Keratosis pilaris

Keratosis pilaris

What is keratosis pilaris?

Keratosis pilaris (KP) is a very common skin condition, typically seen in children and young adults. It is harmless and affects more than half (50-70%) of teenagers and many (approximately 40%) adults. The term ‘keratosis’ means that there is too much keratin, the protein that protects skin from infections and other harmful things, while ‘pilaris’ comes from the Latin for hair (pilus). In keratosis pilaris, many small (1 to 2 mm across) plugs can be seen blocking the hair follicles (hair roots) on the upper and outer parts of the arms and thighs. This can look like goose bumps but can be rough to touch. Keratosis pilaris appears when extra keratin accumulates in the hair follicles. This usually starts in childhood and becomes more obvious during teenage years and in adulthood. This condition often gets worse in winter than summer for various reasons, such as the skin often gets dry during winter and the skin rubs more against thick clothing. Keratosis pilaris may be associated with other skin diseases such as ichthyosis vulgaris and atopic eczema.

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What does it look like?

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Main body location

Arm, Leg

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Can it appear anywhere?

Yes

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Related

Ichthyosis

What causes keratosis pilaris?

We do not fully understand the cause of keratosis pilaris, but it appears to be associated with certain genes. Keratosis pilaris is harmless and is not infectious.

Is keratosis pilaris hereditary?

It is usually found in more than one member of a family. The way it is inherited varies from family to family, but it often fits into an ‘autosomal dominant’ pattern. This means that there will be a 1 in 2 chance that each child of an affected parent will inherit the condition.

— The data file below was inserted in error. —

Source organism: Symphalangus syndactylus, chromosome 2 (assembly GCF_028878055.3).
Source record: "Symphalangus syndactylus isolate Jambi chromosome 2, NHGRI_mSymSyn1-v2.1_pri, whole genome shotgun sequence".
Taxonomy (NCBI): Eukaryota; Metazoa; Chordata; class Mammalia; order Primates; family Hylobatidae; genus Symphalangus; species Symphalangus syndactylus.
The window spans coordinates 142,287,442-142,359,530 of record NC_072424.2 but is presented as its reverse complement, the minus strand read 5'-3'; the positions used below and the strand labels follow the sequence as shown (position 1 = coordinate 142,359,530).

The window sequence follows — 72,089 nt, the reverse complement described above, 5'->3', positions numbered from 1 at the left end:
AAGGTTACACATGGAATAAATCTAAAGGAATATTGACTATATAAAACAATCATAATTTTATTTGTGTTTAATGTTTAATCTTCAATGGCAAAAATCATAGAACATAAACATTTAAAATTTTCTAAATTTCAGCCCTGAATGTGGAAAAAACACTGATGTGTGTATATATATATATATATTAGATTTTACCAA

What are the symptoms of keratosis pilaris?

Some people find keratosis pilaris unattractive. The skin feels rough, dry and appears as though it has permanent goose bumps. It can occasionally be itchy as well.

What does keratosis pilaris look like?

The groups of small bumps are most common on the backs of the upper arms and on the fronts of the thighs. Keratosis pilaris can also affect the buttocks, lower back and chest and, in less common forms, the face and eyebrows as well. Some redness may appear around the small bumps.

How will keratosis pilaris be diagnosed?

There are no specific tests for keratosis pilaris. The doctor will be able to make a diagnosis based on the typical appearance. There are other conditions that can sometimes look similar to keratosis pilaris and a skin biopsy might help the diagnosis.

Can keratosis pilaris be cured?

No. However, it often (but not always) clears up during adult life.

How can keratosis pilaris be treated?

Treatments don’t clear keratosis pilaris completely, but they can improve the condition temporarily. Emollients (moisturisers) can help soften the texture of the skin. Creams containing salicylic acid, lactic acid and/or urea can soften and flatten the bumps on the skin. These creams can be purchased over the counter or obtained on prescription from the doctor. The doctor may also sometimes prescribe topical retinoids (a group of medications related to vitamin A) which may reduce the redness and rough texture. Other treatments can also be used. However, they are not offered on the NHS (National Health Service) and HSC (Health and Social Care) as they can be expensive and are not shown to be very effective.  These include topical corticosteroids, photodynamic therapy, various lasers, chemical peels and dermabrasion. In many cases, it may be best to wait for the problem to improve on its own.

CAUTION: This leaflet mentions ‘emollients’ (moisturisers). Emollients, creams, lotions and ointments contain oils which can make it easier for dressings, clothing, bed linen or hair to catch fire. To reduce the fire risk, patients using these moisturising products are advised to be very careful near naked flames to reduce the risk of clothing, hair or bedding catching fire. In particular, smoking cigarettes should be avoided and being near people who are smoking or using naked flames, especially in bed. Candles may also be a fire risk. Daily washing is advisable for clothing which is in regular contact with emollients and wash bed linen frequently.

Self Care (What can I do?)

General measures to reduce skin dryness may help:

·       Use mild soaps or soap substitutes

·       Apply emollients (moisturisers) frequently

·       Have tepid rather than hot showers or baths

·       The gentle use of an exfoliator may sometimes help

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This information is provided by the British Association of Dermatologists.


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